Istria's Danse Macabre
All are equal in the eyes of death ...
Stepping into the dark interior of the Church of St. Mary on Skriljinah in Beram, it took a little time for our eyes to adjust. As they did, the visual impact was quite astonishing - a small 13th century church with walls fully adorned with a feast of frescoes.
The key attraction which had drawn us to the church was the Dance of Death - an artistic metaphor borne from the late middle ages - a visual representation of death as the ultimate equalizer. The hypnotizing scene was painted in the 15th century, following the destructive impact of the Black Death across the European continent, where the frailty of life and the fact that death treats us all as equals, became abundantly clear to all.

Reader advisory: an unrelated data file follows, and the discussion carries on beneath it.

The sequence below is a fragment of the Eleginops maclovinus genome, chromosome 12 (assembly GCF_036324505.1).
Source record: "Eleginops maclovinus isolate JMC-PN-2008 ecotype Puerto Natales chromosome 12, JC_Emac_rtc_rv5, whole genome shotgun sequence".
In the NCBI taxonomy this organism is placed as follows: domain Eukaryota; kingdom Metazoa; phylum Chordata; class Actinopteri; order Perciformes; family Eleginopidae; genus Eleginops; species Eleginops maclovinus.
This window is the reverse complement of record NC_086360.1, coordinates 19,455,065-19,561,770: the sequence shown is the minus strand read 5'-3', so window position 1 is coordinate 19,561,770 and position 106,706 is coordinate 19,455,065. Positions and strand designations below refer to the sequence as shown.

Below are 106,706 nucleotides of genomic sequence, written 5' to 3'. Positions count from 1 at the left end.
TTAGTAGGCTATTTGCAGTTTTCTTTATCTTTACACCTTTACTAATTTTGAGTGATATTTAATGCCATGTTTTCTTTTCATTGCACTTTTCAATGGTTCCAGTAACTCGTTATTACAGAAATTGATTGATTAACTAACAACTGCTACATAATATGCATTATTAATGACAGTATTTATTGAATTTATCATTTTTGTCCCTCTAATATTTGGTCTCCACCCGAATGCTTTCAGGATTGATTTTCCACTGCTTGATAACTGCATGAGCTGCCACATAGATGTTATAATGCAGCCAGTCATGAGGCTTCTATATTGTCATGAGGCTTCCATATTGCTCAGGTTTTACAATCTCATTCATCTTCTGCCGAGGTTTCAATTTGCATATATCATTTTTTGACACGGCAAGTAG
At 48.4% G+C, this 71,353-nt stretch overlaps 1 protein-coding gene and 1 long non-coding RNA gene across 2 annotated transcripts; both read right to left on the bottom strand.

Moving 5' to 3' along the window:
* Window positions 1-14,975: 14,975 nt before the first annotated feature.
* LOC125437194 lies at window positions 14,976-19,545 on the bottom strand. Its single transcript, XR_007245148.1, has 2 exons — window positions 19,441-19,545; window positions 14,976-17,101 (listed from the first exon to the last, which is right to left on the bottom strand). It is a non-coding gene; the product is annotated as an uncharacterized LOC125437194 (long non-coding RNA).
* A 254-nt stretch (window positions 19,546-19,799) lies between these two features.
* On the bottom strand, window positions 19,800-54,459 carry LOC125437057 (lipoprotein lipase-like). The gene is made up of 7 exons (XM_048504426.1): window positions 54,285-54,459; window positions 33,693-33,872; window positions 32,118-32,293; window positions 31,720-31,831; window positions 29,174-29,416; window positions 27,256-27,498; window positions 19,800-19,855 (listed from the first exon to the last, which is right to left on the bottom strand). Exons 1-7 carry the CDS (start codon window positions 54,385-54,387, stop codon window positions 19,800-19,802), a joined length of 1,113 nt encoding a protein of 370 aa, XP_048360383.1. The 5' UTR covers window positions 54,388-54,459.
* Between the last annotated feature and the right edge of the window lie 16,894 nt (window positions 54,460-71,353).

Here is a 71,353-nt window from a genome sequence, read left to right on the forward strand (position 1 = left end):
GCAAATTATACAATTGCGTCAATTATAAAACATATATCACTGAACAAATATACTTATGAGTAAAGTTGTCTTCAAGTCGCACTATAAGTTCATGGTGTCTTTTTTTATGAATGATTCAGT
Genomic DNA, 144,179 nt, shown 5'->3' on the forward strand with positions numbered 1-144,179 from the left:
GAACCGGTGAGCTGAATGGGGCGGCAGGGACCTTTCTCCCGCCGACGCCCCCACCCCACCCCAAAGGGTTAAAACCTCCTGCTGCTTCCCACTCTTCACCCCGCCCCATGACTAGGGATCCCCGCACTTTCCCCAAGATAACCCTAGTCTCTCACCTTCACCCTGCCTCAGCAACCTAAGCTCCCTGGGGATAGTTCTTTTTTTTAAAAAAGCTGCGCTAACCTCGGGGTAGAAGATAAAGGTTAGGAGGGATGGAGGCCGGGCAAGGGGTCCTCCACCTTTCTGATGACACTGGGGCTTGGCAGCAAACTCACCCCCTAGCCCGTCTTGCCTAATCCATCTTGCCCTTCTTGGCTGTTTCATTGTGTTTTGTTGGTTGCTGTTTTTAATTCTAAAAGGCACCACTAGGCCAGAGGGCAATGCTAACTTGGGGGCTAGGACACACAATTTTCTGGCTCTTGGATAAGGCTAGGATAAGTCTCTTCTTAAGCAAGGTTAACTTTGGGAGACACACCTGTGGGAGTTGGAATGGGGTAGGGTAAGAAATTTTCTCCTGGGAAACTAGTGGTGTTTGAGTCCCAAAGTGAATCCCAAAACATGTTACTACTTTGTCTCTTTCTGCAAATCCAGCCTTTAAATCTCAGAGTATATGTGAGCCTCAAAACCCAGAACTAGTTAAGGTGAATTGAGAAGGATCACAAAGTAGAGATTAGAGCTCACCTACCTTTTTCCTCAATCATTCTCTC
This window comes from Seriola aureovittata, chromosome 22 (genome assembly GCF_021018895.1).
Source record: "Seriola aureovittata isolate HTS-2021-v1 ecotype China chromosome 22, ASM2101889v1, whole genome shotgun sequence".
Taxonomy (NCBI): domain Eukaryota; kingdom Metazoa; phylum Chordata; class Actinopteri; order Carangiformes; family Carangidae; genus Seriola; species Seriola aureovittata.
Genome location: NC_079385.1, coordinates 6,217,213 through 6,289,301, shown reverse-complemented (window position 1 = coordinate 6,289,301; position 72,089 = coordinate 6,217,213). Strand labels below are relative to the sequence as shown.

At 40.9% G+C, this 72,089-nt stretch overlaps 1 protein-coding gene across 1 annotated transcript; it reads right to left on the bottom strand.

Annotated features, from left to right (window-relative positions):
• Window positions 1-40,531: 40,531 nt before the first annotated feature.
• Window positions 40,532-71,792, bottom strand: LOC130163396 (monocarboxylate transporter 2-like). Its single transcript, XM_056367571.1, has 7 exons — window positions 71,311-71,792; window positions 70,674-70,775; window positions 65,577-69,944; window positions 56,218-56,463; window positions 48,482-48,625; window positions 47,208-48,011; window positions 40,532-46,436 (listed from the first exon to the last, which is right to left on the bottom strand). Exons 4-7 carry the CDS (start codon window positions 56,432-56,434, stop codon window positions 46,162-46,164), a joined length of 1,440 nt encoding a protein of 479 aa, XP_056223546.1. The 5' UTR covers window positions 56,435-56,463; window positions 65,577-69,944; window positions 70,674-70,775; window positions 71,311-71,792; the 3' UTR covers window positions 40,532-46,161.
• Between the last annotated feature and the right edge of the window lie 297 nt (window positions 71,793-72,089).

The Dance fills the full width of the west wall.
The Master of Ceremonies, death himself, sets the rhythm on his bagpipes. Characters from every strata of society are lured towards him, and their ultimate fate, in a scene reminiscent of the legend of the Pied Piper of Hamelin. The trader's gold ducats are of no value; the soldier's armour offers no protection; the power of the Pope, Cardinal, Bishop, King & Queen has no influence. No pity is awarded to the child or the beggar, and the innkeeper, with his ample physique dominating the centre of the scene, stares in front of him, in a seeming trance (exceptionally not induced by the contents of his barrel!). Skeletons accompany the procession with caring and courtesy, some holding hands or guiding with a protective arm around the shoulder, others contributing to the dance itself on horns and lutes.
Death is the conductor, his orchestra are united in his dance ...
Note: The key is kept by a local resident in Beram who will escort you to the church and provide some explanation so the frescoes (if you are lucky enough to have some knowledge of Croatian, Italian or German!). Visit the excellent istra.hr website for the number to call, or refer to the information board in the centre of Beram.